Hundreds Flock to New Vegan Soul Food Grand Opening in Oakland

The Philly Cheeze Melt is one of the most decadent vegan sandwiches in town.

The Philly Cheeze Melt is one of the most decadent vegan sandwiches in town.



The line to the Veg Hub was out the door and down the street all day at its grand opening on Macarthur Boulevard near Fruitvale Avenue last week.


At least 250 newcomers and regulars came for their sesame kale salads, grilled ‘cheese steak’ and ‘chicken’ sandwiches, quesadillas, nachos and the premiere of their soul food plate—fried ‘chicken,’ yams, and greens with ‘mac-n-cheeze.’


Giving all the glory to the Almighty, Chef G.W. Chew said, “God showed up and showed out.”


Willie Russell III brought his son, Willie IV, and daughter Monronica for their favorites, teriyaki chicken sandwich and the soul food plate.


Being regulars since the hub’s soft opening last month, eating at the Veg Hub is on its way to becoming a family tradition.


“Good environment, good food,” the elder Russell said.


“It’s like a meeting place where we find people from churches we haven’t seen for a while.”


Chef Chew, descended from sharecroppers in Prince Frederick, Md., and a business major at Howard University before traveling the country as a Seventh-day Adventist missionary, began cooking out of necessity.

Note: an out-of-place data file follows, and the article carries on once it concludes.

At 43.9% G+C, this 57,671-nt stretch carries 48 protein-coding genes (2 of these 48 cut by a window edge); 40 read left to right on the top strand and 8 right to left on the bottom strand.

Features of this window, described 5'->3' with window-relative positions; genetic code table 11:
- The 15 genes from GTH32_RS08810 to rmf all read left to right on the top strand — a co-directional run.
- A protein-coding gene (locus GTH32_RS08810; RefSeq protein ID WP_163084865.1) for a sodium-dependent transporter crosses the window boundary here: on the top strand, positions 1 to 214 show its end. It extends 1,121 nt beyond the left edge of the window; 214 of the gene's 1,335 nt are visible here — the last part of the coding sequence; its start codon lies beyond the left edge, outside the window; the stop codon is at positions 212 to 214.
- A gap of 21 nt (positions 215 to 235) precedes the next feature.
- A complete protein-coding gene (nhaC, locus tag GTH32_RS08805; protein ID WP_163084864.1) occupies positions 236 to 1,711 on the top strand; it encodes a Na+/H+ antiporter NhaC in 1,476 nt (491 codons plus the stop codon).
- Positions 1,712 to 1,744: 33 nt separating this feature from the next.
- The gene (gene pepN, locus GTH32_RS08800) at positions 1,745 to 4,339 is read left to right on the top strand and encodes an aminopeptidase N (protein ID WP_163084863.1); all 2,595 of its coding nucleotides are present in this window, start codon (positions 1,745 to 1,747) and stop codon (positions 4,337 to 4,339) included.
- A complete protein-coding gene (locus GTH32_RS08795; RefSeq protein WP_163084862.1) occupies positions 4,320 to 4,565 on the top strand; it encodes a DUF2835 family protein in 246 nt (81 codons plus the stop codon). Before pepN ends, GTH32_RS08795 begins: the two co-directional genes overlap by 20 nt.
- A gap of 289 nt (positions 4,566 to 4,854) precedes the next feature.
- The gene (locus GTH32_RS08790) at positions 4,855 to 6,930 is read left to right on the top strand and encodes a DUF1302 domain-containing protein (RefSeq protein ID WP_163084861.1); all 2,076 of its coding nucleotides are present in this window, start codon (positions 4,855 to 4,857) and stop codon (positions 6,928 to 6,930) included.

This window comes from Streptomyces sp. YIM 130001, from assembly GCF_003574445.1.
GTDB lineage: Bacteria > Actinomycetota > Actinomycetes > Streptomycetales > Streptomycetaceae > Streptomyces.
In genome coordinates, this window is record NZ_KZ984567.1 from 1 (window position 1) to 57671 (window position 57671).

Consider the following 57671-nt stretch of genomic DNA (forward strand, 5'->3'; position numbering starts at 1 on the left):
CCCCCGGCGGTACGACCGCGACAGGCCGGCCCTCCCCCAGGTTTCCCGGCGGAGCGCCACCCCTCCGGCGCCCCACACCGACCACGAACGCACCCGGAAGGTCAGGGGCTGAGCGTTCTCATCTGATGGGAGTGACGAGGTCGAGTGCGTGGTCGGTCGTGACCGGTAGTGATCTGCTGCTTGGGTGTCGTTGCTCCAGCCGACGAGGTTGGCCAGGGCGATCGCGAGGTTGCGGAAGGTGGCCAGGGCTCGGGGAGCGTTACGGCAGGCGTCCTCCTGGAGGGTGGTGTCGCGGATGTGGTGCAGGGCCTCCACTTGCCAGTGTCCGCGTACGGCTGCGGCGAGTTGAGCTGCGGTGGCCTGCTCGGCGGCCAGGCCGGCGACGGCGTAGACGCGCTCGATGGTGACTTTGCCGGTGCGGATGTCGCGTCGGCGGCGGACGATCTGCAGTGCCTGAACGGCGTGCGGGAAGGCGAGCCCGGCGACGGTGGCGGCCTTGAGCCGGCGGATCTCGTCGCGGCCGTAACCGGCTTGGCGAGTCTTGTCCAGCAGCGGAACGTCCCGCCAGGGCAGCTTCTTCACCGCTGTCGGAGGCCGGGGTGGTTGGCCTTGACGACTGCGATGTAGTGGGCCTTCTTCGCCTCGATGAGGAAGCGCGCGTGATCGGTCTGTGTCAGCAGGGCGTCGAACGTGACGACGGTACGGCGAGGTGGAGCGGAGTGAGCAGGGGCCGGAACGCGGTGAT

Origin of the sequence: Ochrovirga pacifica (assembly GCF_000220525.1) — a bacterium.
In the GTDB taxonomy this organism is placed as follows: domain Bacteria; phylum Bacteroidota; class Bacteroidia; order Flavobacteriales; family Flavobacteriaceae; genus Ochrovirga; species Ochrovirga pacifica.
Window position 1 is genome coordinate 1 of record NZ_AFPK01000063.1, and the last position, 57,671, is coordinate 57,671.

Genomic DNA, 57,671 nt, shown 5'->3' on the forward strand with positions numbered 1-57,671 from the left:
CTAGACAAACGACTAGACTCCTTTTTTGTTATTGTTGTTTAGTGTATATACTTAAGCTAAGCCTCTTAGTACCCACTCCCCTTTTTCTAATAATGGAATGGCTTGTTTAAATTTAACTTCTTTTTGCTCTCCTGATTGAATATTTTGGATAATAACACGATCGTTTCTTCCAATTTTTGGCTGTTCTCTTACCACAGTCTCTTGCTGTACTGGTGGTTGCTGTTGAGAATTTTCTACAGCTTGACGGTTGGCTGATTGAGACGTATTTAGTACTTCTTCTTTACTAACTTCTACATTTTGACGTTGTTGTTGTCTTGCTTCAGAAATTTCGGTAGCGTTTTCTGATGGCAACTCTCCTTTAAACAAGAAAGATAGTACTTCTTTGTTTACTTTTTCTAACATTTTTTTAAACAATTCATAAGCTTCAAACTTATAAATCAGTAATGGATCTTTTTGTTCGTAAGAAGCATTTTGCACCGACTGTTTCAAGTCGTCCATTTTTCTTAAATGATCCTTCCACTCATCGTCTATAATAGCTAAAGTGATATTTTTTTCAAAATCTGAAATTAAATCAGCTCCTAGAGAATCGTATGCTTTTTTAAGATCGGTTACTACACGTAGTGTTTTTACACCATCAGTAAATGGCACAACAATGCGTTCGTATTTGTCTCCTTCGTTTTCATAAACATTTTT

“We had to cook for ourselves. We taught ourselves by reading cookbooks and experimenting,” he said.


He cooked for friends and family, opened a vegetarian restaurant in Cincinnati, Ohio, and another when he married and moved to Fayetteville, Ark.


SDA Northern California Conference Secretary Mark Woodson, met Chew at a convention in Ohio in 2012 where Chew was a food vendor.


A year later, Chew and Woodson met again in Oakland and serious plans for Veg Hub began.


Oakland was chosen in part because the vegetarian lifestyle prescribed by SDA is more common and because the restaurant could further the church mission of healthy living by teaching cooking and nutrition classes to neighborhood youth.


“We have a crisis with our health,” Chew said of African Americans. He wanted to “make food that can remove some of the ills” caused by meat-based diets.


No SDA churches were in District 4, Woodson said, making it a great place for a different kind of public ministry that was largely financed through SDA grants from regional to international levels as a well as $40,000 collected from local congregations.


That the Veg Hub opened a few months after the McDonald’s franchise next door closed down is significant to City Councilwoman Annie Campbell Washington.


“It’s such a wonderful addition to the Dimond,” she said.


Chew approached her three or four months ago about his intent to do community outreach in the form of cooking and other classes for the youth, a large number of whom congregate at the bus stop across Macarthur Boulevard after school.


Finding Chew’s enthusiasm contagious, Campbell Washington is engaged with the Neighbors for Racial Justice, the NCPC and others to help with his vision.


At 6 p.m., Chew locked the doors, leaving potential customers outside.


“We ran out of ‘meat,’” he said.


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